Plus, Nike found that in China, digital sales increased as the stores started reopening. Donahoe said that bolstered the company’s belief that ecommerce and physical locations enhance each other.


Campion said Nike is also implementing this strategy in Japan and Korea. “Both markets are entering the normalization phase, fueled by strong digital growth and significant week-over-week increases in retail traffic and demand for Nike,” he said. “Based on what we’re experiencing in China, Korea and Japan, we are optimistic.”

As the coronavirus rages on, Nike is “working to create shared experiences and opportunity for virtual participation, connecting people to something bigger and showing how sport can inspire,” Donahue said.

Nike also is fighting the virus on another front. The retailer is exploring protective equipment for doctors and nurses, Donahoe said, prototyping face shields with Oregon Health and Science University. “This is a moment in society where the private sector has a major role to play,” he said. “Companies like Nike need to do our part.”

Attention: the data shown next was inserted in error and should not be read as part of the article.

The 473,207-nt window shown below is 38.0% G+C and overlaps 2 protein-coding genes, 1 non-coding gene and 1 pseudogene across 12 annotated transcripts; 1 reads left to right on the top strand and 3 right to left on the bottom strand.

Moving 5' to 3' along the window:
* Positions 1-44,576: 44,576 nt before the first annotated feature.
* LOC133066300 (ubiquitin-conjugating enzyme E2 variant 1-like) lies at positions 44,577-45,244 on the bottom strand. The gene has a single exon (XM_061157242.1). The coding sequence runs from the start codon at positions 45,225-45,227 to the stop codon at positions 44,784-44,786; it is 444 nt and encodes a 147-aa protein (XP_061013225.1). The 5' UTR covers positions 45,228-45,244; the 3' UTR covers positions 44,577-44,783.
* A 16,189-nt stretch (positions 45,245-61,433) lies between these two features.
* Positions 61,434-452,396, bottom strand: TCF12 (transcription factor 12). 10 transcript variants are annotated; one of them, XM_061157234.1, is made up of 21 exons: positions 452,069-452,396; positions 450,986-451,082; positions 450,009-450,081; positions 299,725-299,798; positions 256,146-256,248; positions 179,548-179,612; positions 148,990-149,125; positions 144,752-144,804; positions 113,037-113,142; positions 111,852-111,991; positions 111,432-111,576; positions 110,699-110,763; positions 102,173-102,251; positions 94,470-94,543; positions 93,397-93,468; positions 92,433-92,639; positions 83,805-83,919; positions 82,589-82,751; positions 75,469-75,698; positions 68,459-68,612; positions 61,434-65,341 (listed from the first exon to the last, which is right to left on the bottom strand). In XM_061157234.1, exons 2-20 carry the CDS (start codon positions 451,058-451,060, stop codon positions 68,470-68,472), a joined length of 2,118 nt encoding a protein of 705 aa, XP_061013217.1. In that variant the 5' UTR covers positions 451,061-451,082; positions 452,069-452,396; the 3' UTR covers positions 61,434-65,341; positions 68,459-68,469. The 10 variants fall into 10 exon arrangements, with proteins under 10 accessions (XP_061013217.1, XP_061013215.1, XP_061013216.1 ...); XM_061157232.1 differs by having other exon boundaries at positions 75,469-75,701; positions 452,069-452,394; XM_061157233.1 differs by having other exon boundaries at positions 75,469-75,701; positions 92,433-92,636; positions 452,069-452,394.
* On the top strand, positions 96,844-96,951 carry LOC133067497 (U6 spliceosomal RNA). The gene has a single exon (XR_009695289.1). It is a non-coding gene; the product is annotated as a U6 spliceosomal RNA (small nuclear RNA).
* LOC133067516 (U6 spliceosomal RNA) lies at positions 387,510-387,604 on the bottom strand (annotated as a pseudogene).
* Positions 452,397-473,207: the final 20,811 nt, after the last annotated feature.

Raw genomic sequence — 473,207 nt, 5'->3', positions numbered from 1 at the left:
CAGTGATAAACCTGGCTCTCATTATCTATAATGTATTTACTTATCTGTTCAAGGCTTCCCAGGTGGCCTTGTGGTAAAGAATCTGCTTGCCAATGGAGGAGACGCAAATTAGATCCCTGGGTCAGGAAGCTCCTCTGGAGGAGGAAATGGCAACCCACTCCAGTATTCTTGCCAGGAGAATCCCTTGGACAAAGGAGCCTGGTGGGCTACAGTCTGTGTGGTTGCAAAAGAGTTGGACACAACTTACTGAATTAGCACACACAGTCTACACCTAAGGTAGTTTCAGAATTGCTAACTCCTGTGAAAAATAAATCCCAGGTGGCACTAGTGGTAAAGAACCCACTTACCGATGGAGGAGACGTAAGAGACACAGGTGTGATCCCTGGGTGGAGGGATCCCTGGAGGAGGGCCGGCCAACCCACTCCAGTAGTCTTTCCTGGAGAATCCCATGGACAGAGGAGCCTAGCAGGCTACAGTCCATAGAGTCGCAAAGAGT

For the fiscal third quarter ended Feb. 29, Nike reported:

  • Total revenue for the three-month period was $10.10 billion, up 5.1% from $9.61 billion in the same period a year ago.
  • Revenue for the Nike brand was $9.61 billion, up 5.1% from $9.15 billion a year ago, which Nike says was driven by double-digit growth in Nike direct and growth in wholesale.
  • Revenue for Converse was $506 million, up 9.3% from $463 million a year ago. Nike says this growth was mainly driven by double-digit growth in Europe and global digital growth.
  • Net income decreased 23.0% to $847 million, down from $1.10 billion during the same period a year ago.

For the nine months ended Feb. 29, Nike reported:

  • Total revenue for the nine-month period was $31.09 billion, up 7.5% from $28.93 billion in the same period a year ago.
  • Revenue for the Nike brand was $29.56 billion, up 7.5% from $27.51 billion the same period a year ago.
  • Revenue for Converse was $1.54 billion, up 9.2% from $1.41 billion in the same period a year ago.
  • Net income increased 9.2% to $3.32 billion, up from $3.04 billion during the same period a year ago.

Bloomberg contributed to this report.